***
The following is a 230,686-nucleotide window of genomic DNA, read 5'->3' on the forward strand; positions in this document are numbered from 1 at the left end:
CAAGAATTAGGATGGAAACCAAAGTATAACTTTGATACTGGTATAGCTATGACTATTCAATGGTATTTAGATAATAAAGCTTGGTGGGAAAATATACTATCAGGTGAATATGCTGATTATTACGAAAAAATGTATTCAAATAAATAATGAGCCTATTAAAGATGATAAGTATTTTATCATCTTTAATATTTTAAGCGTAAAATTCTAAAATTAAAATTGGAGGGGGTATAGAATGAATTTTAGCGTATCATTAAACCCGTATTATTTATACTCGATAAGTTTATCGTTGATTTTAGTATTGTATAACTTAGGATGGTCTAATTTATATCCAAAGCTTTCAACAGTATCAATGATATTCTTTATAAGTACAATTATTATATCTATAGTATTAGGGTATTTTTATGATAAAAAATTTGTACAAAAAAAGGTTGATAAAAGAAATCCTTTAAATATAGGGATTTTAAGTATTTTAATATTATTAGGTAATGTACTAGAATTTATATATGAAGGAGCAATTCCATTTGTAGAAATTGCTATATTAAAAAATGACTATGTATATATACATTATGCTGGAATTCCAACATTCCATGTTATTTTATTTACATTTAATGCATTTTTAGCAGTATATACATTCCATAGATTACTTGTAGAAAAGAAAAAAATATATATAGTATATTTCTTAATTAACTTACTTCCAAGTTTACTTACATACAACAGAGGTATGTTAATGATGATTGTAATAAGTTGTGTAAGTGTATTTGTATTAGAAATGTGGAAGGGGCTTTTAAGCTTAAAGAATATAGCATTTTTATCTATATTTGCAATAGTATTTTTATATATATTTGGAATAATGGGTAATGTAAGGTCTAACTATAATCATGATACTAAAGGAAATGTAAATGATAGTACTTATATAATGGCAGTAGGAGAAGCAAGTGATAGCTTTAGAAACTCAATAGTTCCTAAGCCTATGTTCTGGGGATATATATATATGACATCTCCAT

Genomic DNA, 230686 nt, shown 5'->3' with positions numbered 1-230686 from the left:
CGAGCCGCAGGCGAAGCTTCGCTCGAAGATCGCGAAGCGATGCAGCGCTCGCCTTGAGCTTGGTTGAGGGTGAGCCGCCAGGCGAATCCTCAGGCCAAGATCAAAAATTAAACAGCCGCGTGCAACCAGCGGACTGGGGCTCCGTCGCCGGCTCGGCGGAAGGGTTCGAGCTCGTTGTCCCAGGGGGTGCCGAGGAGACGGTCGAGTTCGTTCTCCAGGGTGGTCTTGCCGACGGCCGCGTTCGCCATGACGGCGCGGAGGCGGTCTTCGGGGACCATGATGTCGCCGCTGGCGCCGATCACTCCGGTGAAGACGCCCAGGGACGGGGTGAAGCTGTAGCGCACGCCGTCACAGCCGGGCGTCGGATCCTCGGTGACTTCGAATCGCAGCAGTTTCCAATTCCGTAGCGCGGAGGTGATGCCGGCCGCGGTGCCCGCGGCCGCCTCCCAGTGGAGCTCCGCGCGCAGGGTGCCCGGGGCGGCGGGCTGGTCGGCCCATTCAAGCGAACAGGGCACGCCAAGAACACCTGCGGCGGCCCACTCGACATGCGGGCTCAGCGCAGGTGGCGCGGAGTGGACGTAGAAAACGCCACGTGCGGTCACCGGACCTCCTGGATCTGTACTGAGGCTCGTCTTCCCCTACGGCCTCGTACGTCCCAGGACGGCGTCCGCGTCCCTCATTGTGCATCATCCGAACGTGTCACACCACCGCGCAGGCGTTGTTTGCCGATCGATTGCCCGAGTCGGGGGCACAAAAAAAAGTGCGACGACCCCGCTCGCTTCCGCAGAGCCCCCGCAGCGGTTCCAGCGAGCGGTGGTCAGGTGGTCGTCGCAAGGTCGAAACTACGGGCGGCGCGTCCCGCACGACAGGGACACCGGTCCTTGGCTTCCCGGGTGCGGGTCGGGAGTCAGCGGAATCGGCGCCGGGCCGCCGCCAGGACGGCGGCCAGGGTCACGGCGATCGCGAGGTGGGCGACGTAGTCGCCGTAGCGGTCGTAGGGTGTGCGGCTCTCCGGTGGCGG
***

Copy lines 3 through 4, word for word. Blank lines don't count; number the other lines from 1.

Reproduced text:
Genomic DNA, 230686 nt, shown 5'->3' with positions numbered 1-230686 from the left:
CGAGCCGCAGGCGAAGCTTCGCTCGAAGATCGCGAAGCGATGCAGCGCTCGCCTTGAGCTTGGTTGAGGGTGAGCCGCCAGGCGAATCCTCAGGCCAAGATCAAAAATTAAACAGCCGCGTGCAACCAGCGGACTGGGGCTCCGTCGCCGGCTCGGCGGAAGGGTTCGAGCTCGTTGTCCCAGGGGGTGCCGAGGAGACGGTCGAGTTCGTTCTCCAGGGTGGTCTTGCCGACGGCCGCGTTCGCCATGACGGCGCGGAGGCGGTCTTCGGGGACCATGATGTCGCCGCTGGCGCCGATCACTCCGGTGAAGACGCCCAGGGACGGGGTGAAGCTGTAGCGCACGCCGTCACAGCCGGGCGTCGGATCCTCGGTGACTTCGAATCGCAGCAGTTTCCAATTCCGTAGCGCGGAGGTGATGCCGGCCGCGGTGCCCGCGGCCGCCTCCCAGTGGAGCTCCGCGCGCAGGGTGCCCGGGGCGGCGGGCTGGTCGGCCCATTCAAGCGAACAGGGCACGCCAAGAACACCTGCGGCGGCCCACTCGACATGCGGGCTCAGCGCAGGTGGCGCGGAGTGGACGTAGAAAACGCCACGTGCGGTCACCGGACCTCCTGGATCTGTACTGAGGCTCGTCTTCCCCTACGGCCTCGTACGTCCCAGGACGGCGTCCGCGTCCCTCATTGTGCATCATCCGAACGTGTCACACCACCGCGCAGGCGTTGTTTGCCGATCGATTGCCCGAGTCGGGGGCACAAAAAAAAGTGCGACGACCCCGCTCGCTTCCGCAGAGCCCCCGCAGCGGTTCCAGCGAGCGGTGGTCAGGTGGTCGTCGCAAGGTCGAAACTACGGGCGGCGCGTCCCGCACGACAGGGACACCGGTCCTTGGCTTCCCGGGTGCGGGTCGGGAGTCAGCGGAATCGGCGCCGGGCCGCCGCCAGGACGGCGGCCAGGGTCACGGCGATCGCGAGGTGGGCGACGTAGTCGCCGTAGCGGTCGTAGGGTGTGCGGCTCTCCGGTGGCGG